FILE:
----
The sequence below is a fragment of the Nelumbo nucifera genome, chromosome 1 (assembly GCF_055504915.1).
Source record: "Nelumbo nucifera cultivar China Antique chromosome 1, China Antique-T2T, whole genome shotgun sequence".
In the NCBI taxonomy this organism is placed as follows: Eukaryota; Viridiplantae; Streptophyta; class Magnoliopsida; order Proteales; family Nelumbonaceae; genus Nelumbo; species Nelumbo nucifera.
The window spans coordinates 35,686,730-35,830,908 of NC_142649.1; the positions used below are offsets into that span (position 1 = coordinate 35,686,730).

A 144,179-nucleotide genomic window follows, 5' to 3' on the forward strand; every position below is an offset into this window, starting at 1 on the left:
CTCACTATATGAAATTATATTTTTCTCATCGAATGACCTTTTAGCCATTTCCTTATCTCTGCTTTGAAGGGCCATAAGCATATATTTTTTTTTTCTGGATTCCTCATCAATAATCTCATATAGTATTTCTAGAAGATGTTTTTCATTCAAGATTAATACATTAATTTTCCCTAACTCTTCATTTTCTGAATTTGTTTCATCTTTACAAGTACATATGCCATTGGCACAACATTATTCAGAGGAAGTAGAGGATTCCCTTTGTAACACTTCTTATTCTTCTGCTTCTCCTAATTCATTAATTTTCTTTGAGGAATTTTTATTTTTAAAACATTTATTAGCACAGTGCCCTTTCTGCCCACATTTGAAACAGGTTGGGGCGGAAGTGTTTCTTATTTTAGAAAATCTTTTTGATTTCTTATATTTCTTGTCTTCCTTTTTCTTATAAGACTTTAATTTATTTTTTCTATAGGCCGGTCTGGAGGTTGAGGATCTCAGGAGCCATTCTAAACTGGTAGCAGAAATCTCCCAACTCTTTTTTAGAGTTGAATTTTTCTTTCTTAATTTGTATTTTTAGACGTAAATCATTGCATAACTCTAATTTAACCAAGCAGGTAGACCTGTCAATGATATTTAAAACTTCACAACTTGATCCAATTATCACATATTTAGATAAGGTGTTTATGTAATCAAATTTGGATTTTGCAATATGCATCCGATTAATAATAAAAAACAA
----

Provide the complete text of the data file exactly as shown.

The sequence below is a fragment of the Nelumbo nucifera genome, chromosome 1 (assembly GCF_055504915.1).
Source record: "Nelumbo nucifera cultivar China Antique chromosome 1, China Antique-T2T, whole genome shotgun sequence".
In the NCBI taxonomy this organism is placed as follows: Eukaryota; Viridiplantae; Streptophyta; class Magnoliopsida; order Proteales; family Nelumbonaceae; genus Nelumbo; species Nelumbo nucifera.
The window spans coordinates 35,686,730-35,830,908 of NC_142649.1; the positions used below are offsets into that span (position 1 = coordinate 35,686,730).

A 144,179-nucleotide genomic window follows, 5' to 3' on the forward strand; every position below is an offset into this window, starting at 1 on the left:
CTCACTATATGAAATTATATTTTTCTCATCGAATGACCTTTTAGCCATTTCCTTATCTCTGCTTTGAAGGGCCATAAGCATATATTTTTTTTTTCTGGATTCCTCATCAATAATCTCATATAGTATTTCTAGAAGATGTTTTTCATTCAAGATTAATACATTAATTTTCCCTAACTCTTCATTTTCTGAATTTGTTTCATCTTTACAAGTACATATGCCATTGGCACAACATTATTCAGAGGAAGTAGAGGATTCCCTTTGTAACACTTCTTATTCTTCTGCTTCTCCTAATTCATTAATTTTCTTTGAGGAATTTTTATTTTTAAAACATTTATTAGCACAGTGCCCTTTCTGCCCACATTTGAAACAGGTTGGGGCGGAAGTGTTTCTTATTTTAGAAAATCTTTTTGATTTCTTATATTTCTTGTCTTCCTTTTTCTTATAAGACTTTAATTTATTTTTTCTATAGGCCGGTCTGGAGGTTGAGGATCTCAGGAGCCATTCTAAACTGGTAGCAGAAATCTCCCAACTCTTTTTTAGAGTTGAATTTTTCTTTCTTAATTTGTATTTTTAGACGTAAATCATTGCATAACTCTAATTTAACCAAGCAGGTAGACCTGTCAATGATATTTAAAACTTCACAACTTGATCCAATTATCACATATTTAGATAAGGTGTTTATGTAATCAAATTTGGATTTTGCAATATGCATCCGATTAATAATAAAAAACAA